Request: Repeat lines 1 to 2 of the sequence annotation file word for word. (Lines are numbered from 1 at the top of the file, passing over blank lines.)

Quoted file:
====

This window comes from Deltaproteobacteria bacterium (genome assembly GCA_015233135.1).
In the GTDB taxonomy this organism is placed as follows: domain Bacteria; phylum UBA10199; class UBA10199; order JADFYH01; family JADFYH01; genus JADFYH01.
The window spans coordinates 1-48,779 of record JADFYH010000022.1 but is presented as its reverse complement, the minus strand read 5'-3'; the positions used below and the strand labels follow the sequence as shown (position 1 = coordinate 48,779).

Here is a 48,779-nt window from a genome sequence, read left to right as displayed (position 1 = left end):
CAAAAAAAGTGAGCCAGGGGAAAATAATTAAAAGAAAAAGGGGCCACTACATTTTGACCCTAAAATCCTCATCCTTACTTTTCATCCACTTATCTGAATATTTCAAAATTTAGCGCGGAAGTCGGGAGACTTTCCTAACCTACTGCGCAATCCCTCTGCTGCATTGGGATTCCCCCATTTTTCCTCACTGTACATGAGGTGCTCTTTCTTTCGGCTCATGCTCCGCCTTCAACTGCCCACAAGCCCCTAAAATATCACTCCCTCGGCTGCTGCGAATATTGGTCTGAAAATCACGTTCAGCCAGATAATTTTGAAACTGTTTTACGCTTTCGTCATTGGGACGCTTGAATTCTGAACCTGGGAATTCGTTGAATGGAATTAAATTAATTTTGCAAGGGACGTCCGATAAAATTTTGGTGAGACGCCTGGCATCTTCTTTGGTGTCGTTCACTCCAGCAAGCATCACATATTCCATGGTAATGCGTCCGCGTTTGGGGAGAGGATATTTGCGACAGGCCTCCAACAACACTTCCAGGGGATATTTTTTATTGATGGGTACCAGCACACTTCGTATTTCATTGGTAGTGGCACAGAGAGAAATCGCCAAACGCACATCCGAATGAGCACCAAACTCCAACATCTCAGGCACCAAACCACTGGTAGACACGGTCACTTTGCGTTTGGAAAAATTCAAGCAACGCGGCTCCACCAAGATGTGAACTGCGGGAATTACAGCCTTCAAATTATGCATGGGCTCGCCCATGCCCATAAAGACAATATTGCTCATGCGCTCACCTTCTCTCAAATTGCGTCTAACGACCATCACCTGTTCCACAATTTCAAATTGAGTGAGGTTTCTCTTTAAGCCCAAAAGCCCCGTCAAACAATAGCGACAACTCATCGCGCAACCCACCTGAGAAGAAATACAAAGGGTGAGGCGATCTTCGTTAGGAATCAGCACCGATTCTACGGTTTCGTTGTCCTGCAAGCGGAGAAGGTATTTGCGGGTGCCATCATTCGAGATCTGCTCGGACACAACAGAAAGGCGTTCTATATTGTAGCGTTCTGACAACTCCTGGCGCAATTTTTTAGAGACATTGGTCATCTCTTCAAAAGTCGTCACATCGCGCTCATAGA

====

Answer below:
This window comes from Deltaproteobacteria bacterium (genome assembly GCA_015233135.1).
In the GTDB taxonomy this organism is placed as follows: domain Bacteria; phylum UBA10199; class UBA10199; order JADFYH01; family JADFYH01; genus JADFYH01.